A Comparative Study Of The Effects Of Learning Style Prescriptions And/Or Modality-Based Instruction On The Spelling Achievement Of Fifth-Grade Students

Publication Year:
1992
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Downloads 252
Abstract Views 19
Repository URL:
https://digitalcommons.andrews.edu/dissertations/745
Author(s):
Turner, Nancy D'Isa
Tags:
Spelling; Learning Style; Instruction; Students; Fifth-Grade; Educational Assessment, Evaluation, and Research; Educational Methods
thesis / dissertation description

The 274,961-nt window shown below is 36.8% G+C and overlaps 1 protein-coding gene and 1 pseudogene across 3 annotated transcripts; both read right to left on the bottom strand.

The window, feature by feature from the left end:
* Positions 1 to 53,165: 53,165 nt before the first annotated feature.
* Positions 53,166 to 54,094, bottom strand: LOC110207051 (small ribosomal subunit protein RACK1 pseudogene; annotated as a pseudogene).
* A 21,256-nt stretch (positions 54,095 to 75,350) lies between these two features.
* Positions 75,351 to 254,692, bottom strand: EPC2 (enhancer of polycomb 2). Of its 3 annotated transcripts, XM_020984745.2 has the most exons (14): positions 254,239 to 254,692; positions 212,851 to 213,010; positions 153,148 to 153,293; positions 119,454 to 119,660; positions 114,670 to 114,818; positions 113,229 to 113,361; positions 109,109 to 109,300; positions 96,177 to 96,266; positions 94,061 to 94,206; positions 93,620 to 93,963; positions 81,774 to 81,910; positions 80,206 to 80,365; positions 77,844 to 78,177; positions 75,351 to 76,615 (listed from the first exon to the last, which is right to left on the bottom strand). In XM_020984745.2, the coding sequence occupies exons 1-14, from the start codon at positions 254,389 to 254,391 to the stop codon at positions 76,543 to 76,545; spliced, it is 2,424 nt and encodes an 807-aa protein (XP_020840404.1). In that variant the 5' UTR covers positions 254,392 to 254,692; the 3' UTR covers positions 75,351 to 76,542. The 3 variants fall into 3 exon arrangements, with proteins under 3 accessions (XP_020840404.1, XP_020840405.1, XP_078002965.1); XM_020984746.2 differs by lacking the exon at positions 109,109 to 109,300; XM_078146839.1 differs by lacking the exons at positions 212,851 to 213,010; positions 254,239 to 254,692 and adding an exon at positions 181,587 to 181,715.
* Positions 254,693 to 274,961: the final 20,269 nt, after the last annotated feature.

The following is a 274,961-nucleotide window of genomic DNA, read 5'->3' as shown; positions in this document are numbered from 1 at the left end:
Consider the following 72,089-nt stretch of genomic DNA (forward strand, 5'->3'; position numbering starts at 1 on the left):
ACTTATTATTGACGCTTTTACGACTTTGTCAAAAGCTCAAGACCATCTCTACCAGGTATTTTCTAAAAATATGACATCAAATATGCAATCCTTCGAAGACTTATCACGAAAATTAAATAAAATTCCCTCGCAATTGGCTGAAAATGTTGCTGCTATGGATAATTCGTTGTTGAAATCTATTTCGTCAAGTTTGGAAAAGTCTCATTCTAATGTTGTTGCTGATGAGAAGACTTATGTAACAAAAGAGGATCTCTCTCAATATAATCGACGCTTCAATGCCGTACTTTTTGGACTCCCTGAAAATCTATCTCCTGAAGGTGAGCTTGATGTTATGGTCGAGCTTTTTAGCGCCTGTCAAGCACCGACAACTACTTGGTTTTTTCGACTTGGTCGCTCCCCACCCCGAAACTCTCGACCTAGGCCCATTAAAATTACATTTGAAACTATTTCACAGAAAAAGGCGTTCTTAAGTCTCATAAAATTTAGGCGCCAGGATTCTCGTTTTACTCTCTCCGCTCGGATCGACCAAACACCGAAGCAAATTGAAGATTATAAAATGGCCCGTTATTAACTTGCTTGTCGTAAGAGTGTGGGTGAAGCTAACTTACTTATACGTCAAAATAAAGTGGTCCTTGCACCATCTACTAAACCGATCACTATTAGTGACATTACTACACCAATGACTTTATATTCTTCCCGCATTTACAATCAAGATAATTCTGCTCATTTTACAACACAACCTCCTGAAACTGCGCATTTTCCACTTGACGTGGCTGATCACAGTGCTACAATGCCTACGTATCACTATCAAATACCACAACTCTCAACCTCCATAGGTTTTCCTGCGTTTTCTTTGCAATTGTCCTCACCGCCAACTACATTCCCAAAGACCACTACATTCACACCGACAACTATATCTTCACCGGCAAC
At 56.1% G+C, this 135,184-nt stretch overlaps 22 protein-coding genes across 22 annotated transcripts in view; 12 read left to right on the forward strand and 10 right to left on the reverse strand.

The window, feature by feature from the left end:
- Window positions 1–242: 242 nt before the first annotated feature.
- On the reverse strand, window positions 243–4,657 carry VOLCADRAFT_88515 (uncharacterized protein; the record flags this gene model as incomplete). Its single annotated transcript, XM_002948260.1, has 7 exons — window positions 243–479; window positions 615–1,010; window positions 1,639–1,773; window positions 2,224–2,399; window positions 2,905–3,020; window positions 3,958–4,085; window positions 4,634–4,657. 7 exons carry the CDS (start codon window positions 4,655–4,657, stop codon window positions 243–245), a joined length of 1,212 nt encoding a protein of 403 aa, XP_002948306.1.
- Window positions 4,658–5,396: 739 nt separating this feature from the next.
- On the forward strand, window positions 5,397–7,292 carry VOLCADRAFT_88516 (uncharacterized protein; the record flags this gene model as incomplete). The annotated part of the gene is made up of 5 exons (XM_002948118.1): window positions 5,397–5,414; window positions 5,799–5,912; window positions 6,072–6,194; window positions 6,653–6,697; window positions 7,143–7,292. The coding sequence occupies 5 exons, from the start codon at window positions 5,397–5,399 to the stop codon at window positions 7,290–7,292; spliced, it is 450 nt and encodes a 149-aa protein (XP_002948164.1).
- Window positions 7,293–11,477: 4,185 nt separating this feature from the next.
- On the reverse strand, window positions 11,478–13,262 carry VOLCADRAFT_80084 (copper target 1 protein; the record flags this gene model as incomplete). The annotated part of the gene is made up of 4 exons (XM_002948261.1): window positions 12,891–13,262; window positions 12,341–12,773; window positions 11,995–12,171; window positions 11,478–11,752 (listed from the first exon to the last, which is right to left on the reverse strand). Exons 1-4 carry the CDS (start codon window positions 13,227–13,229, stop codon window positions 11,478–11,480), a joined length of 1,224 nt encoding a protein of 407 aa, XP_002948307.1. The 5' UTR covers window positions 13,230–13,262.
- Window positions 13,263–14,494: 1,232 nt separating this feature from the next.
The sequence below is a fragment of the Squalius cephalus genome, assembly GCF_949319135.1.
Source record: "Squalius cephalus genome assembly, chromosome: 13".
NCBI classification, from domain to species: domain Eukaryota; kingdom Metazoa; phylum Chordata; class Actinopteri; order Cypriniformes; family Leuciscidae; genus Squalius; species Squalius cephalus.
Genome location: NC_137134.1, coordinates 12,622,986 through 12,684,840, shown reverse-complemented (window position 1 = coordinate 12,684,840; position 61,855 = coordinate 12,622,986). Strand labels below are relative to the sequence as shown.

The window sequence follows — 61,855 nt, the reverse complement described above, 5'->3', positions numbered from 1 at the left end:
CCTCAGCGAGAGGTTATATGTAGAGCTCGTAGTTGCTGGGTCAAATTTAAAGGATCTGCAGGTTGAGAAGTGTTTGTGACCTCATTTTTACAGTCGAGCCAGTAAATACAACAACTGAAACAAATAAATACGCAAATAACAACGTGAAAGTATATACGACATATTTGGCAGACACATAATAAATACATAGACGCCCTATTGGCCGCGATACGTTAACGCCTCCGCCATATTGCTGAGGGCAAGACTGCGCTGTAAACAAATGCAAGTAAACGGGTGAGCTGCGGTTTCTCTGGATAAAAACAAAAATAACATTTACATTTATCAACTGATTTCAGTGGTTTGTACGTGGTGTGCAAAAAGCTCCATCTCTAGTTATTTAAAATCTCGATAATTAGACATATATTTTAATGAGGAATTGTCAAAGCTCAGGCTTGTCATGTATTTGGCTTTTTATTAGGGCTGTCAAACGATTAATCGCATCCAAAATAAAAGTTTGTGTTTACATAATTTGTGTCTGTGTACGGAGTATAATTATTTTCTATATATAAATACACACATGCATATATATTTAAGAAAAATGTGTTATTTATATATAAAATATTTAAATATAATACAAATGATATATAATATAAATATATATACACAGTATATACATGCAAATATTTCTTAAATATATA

ProblemLearning style has been studied extensively across the United States since the early 1970s. Much research has involved Rita and Kenneth Dunns' model and associated Learning Style Inventory. In 1991, Robert Zenhausern developed the Homework Disc software program which correlates with the Dunns' work and yields learning style prescriptions for students. The use of these study strategies at the elementary level has not been broadly examined. Therefore, this study investigated the effects of prescriptions on spelling achievement of fifth-grade students.MethodA total of 65 students (33 males, 32 females) in three intact groups participated in this study. The Control Group received instruction and studied in a traditional manner, an Instructional Group received modality-based instruction determined by preferences on the Learning Stvle Inventory. and an Individualized Group received similar instruction and independently applied prescription information. Four null hypotheses were formulated. The first three dealt with differences between pre- and posttests of the three groups and were analyzed using repeated measures analysis of variance and a priori tests. The final hypothesis concerned differences among adjusted posttest means of the three groups and was tested by both 3-way and 1-way analysis of covariance. Newman-Keuls tests were additionally done to identify the location of identified differences.Results1. Modality-based instruction alone did not significantly increase spelling achievement. 2. Spelling achievement was significantly increased (p < .05) when students independently applied learning style prescription information to completion of homework in addition to receiving modality-based instruction in the classroom.ConclusionsLearning style, experience, and personality are intricately connected, making complete individualization in the classroom nearly impossible. Therefore, students should be taught how to capitalize on their own preferences in order to increase learning.